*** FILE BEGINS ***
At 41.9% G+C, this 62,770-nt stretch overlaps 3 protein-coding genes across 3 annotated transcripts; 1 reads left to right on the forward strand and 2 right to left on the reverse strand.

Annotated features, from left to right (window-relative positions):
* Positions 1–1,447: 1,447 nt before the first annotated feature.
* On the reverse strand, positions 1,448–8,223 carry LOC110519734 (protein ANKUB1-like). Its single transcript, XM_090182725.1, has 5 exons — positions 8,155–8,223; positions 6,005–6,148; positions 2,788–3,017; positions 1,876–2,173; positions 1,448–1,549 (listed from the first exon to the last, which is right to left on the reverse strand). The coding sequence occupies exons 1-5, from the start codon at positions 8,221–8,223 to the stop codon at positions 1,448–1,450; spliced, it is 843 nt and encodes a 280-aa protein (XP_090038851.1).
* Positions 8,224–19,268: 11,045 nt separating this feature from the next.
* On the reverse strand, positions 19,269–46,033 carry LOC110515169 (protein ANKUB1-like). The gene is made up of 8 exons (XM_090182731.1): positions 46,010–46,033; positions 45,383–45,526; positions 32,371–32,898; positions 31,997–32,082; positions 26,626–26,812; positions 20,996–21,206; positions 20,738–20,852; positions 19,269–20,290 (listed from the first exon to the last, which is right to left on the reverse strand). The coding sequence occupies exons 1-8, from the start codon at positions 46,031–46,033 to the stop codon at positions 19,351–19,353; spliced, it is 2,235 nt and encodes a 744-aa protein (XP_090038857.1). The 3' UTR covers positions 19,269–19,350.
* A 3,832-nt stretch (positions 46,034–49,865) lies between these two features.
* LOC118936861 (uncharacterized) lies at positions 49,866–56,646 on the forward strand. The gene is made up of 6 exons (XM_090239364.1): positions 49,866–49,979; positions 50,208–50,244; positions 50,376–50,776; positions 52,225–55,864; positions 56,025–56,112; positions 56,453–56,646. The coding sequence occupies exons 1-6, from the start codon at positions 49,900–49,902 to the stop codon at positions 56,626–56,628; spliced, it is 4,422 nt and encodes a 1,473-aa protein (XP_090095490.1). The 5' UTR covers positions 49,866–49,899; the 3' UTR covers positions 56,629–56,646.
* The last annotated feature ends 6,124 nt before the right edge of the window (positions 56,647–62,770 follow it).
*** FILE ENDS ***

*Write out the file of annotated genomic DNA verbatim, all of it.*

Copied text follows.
At 41.9% G+C, this 62,770-nt stretch overlaps 3 protein-coding genes across 3 annotated transcripts; 1 reads left to right on the forward strand and 2 right to left on the reverse strand.

Annotated features, from left to right (window-relative positions):
* Positions 1–1,447: 1,447 nt before the first annotated feature.
* On the reverse strand, positions 1,448–8,223 carry LOC110519734 (protein ANKUB1-like). Its single transcript, XM_090182725.1, has 5 exons — positions 8,155–8,223; positions 6,005–6,148; positions 2,788–3,017; positions 1,876–2,173; positions 1,448–1,549 (listed from the first exon to the last, which is right to left on the reverse strand). The coding sequence occupies exons 1-5, from the start codon at positions 8,221–8,223 to the stop codon at positions 1,448–1,450; spliced, it is 843 nt and encodes a 280-aa protein (XP_090038851.1).
* Positions 8,224–19,268: 11,045 nt separating this feature from the next.
* On the reverse strand, positions 19,269–46,033 carry LOC110515169 (protein ANKUB1-like). The gene is made up of 8 exons (XM_090182731.1): positions 46,010–46,033; positions 45,383–45,526; positions 32,371–32,898; positions 31,997–32,082; positions 26,626–26,812; positions 20,996–21,206; positions 20,738–20,852; positions 19,269–20,290 (listed from the first exon to the last, which is right to left on the reverse strand). The coding sequence occupies exons 1-8, from the start codon at positions 46,031–46,033 to the stop codon at positions 19,351–19,353; spliced, it is 2,235 nt and encodes a 744-aa protein (XP_090038857.1). The 3' UTR covers positions 19,269–19,350.
* A 3,832-nt stretch (positions 46,034–49,865) lies between these two features.
* LOC118936861 (uncharacterized) lies at positions 49,866–56,646 on the forward strand. The gene is made up of 6 exons (XM_090239364.1): positions 49,866–49,979; positions 50,208–50,244; positions 50,376–50,776; positions 52,225–55,864; positions 56,025–56,112; positions 56,453–56,646. The coding sequence occupies exons 1-6, from the start codon at positions 49,900–49,902 to the stop codon at positions 56,626–56,628; spliced, it is 4,422 nt and encodes a 1,473-aa protein (XP_090095490.1). The 5' UTR covers positions 49,866–49,899; the 3' UTR covers positions 56,629–56,646.
* The last annotated feature ends 6,124 nt before the right edge of the window (positions 56,647–62,770 follow it).